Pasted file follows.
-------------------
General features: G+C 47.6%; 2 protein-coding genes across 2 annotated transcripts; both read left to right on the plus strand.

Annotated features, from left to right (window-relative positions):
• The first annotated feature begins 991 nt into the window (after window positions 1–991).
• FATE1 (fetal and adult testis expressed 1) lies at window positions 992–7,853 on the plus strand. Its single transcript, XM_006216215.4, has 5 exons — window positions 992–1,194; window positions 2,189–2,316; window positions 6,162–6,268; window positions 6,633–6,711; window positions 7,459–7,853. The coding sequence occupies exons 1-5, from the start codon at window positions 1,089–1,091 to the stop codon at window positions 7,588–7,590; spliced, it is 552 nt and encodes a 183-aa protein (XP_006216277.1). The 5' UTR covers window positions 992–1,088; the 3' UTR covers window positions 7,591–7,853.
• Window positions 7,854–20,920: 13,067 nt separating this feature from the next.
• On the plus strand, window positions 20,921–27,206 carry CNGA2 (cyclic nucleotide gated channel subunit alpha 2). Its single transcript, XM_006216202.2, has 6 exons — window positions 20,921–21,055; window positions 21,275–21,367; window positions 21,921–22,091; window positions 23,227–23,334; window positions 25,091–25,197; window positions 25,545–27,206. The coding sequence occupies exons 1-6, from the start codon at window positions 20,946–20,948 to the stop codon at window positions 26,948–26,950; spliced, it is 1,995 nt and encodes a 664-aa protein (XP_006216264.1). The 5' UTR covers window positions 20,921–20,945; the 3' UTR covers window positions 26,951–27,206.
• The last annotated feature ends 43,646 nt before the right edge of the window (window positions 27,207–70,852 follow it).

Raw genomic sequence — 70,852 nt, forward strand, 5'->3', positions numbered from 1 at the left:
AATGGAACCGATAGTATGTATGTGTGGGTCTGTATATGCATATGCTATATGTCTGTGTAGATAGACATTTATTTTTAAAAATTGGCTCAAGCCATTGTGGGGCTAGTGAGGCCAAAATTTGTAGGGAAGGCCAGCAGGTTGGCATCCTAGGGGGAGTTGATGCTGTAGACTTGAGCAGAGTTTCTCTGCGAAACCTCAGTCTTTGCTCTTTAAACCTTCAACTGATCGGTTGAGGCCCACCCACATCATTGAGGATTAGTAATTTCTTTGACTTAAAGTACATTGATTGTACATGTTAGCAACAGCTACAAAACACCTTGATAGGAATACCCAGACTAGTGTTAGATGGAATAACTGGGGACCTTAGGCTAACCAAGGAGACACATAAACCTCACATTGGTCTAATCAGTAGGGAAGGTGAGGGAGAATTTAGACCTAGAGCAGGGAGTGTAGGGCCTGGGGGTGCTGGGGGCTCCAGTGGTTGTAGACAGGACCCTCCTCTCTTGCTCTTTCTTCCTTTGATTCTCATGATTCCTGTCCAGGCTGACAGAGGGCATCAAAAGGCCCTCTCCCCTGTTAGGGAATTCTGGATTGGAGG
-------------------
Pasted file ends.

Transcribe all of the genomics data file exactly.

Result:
General features: G+C 47.6%; 2 protein-coding genes across 2 annotated transcripts; both read left to right on the plus strand.

Annotated features, from left to right (window-relative positions):
• The first annotated feature begins 991 nt into the window (after window positions 1–991).
• FATE1 (fetal and adult testis expressed 1) lies at window positions 992–7,853 on the plus strand. Its single transcript, XM_006216215.4, has 5 exons — window positions 992–1,194; window positions 2,189–2,316; window positions 6,162–6,268; window positions 6,633–6,711; window positions 7,459–7,853. The coding sequence occupies exons 1-5, from the start codon at window positions 1,089–1,091 to the stop codon at window positions 7,588–7,590; spliced, it is 552 nt and encodes a 183-aa protein (XP_006216277.1). The 5' UTR covers window positions 992–1,088; the 3' UTR covers window positions 7,591–7,853.
• Window positions 7,854–20,920: 13,067 nt separating this feature from the next.
• On the plus strand, window positions 20,921–27,206 carry CNGA2 (cyclic nucleotide gated channel subunit alpha 2). Its single transcript, XM_006216202.2, has 6 exons — window positions 20,921–21,055; window positions 21,275–21,367; window positions 21,921–22,091; window positions 23,227–23,334; window positions 25,091–25,197; window positions 25,545–27,206. The coding sequence occupies exons 1-6, from the start codon at window positions 20,946–20,948 to the stop codon at window positions 26,948–26,950; spliced, it is 1,995 nt and encodes a 664-aa protein (XP_006216264.1). The 5' UTR covers window positions 20,921–20,945; the 3' UTR covers window positions 26,951–27,206.
• The last annotated feature ends 43,646 nt before the right edge of the window (window positions 27,207–70,852 follow it).

Raw genomic sequence — 70,852 nt, forward strand, 5'->3', positions numbered from 1 at the left:
AATGGAACCGATAGTATGTATGTGTGGGTCTGTATATGCATATGCTATATGTCTGTGTAGATAGACATTTATTTTTAAAAATTGGCTCAAGCCATTGTGGGGCTAGTGAGGCCAAAATTTGTAGGGAAGGCCAGCAGGTTGGCATCCTAGGGGGAGTTGATGCTGTAGACTTGAGCAGAGTTTCTCTGCGAAACCTCAGTCTTTGCTCTTTAAACCTTCAACTGATCGGTTGAGGCCCACCCACATCATTGAGGATTAGTAATTTCTTTGACTTAAAGTACATTGATTGTACATGTTAGCAACAGCTACAAAACACCTTGATAGGAATACCCAGACTAGTGTTAGATGGAATAACTGGGGACCTTAGGCTAACCAAGGAGACACATAAACCTCACATTGGTCTAATCAGTAGGGAAGGTGAGGGAGAATTTAGACCTAGAGCAGGGAGTGTAGGGCCTGGGGGTGCTGGGGGCTCCAGTGGTTGTAGACAGGACCCTCCTCTCTTGCTCTTTCTTCCTTTGATTCTCATGATTCCTGTCCAGGCTGACAGAGGGCATCAAAAGGCCCTCTCCCCTGTTAGGGAATTCTGGATTGGAGG